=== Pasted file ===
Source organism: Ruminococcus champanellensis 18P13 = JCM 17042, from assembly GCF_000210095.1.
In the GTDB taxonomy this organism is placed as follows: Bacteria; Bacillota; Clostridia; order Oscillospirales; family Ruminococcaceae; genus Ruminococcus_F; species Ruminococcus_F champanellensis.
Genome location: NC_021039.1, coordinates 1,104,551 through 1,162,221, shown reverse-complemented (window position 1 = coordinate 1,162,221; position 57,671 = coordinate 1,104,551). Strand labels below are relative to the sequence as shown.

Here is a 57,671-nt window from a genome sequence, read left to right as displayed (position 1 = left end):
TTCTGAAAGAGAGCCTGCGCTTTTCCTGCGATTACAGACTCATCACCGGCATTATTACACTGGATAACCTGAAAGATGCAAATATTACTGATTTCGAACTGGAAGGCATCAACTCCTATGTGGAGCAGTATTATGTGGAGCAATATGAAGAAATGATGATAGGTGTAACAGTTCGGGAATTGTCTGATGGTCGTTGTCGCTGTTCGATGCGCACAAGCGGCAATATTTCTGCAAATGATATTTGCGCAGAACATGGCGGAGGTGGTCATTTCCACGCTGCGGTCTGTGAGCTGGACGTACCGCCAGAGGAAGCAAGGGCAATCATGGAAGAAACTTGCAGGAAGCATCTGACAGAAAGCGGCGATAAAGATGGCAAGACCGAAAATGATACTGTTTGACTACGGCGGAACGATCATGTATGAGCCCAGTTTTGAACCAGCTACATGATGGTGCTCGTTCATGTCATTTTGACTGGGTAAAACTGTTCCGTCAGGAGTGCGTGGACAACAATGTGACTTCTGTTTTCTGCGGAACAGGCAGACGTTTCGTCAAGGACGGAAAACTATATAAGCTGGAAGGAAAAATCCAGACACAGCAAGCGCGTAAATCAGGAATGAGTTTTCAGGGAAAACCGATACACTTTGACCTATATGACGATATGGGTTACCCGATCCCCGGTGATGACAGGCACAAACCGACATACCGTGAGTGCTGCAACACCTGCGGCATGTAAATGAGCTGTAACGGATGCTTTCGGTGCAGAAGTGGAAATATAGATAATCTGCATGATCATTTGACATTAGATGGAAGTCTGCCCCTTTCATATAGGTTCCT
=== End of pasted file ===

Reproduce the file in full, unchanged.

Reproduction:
Source organism: Ruminococcus champanellensis 18P13 = JCM 17042, from assembly GCF_000210095.1.
In the GTDB taxonomy this organism is placed as follows: Bacteria; Bacillota; Clostridia; order Oscillospirales; family Ruminococcaceae; genus Ruminococcus_F; species Ruminococcus_F champanellensis.
Genome location: NC_021039.1, coordinates 1,104,551 through 1,162,221, shown reverse-complemented (window position 1 = coordinate 1,162,221; position 57,671 = coordinate 1,104,551). Strand labels below are relative to the sequence as shown.

Here is a 57,671-nt window from a genome sequence, read left to right as displayed (position 1 = left end):
TTCTGAAAGAGAGCCTGCGCTTTTCCTGCGATTACAGACTCATCACCGGCATTATTACACTGGATAACCTGAAAGATGCAAATATTACTGATTTCGAACTGGAAGGCATCAACTCCTATGTGGAGCAGTATTATGTGGAGCAATATGAAGAAATGATGATAGGTGTAACAGTTCGGGAATTGTCTGATGGTCGTTGTCGCTGTTCGATGCGCACAAGCGGCAATATTTCTGCAAATGATATTTGCGCAGAACATGGCGGAGGTGGTCATTTCCACGCTGCGGTCTGTGAGCTGGACGTACCGCCAGAGGAAGCAAGGGCAATCATGGAAGAAACTTGCAGGAAGCATCTGACAGAAAGCGGCGATAAAGATGGCAAGACCGAAAATGATACTGTTTGACTACGGCGGAACGATCATGTATGAGCCCAGTTTTGAACCAGCTACATGATGGTGCTCGTTCATGTCATTTTGACTGGGTAAAACTGTTCCGTCAGGAGTGCGTGGACAACAATGTGACTTCTGTTTTCTGCGGAACAGGCAGACGTTTCGTCAAGGACGGAAAACTATATAAGCTGGAAGGAAAAATCCAGACACAGCAAGCGCGTAAATCAGGAATGAGTTTTCAGGGAAAACCGATACACTTTGACCTATATGACGATATGGGTTACCCGATCCCCGGTGATGACAGGCACAAACCGACATACCGTGAGTGCTGCAACACCTGCGGCATGTAAATGAGCTGTAACGGATGCTTTCGGTGCAGAAGTGGAAATATAGATAATCTGCATGATCATTTGACATTAGATGGAAGTCTGCCCCTTTCATATAGGTTCCT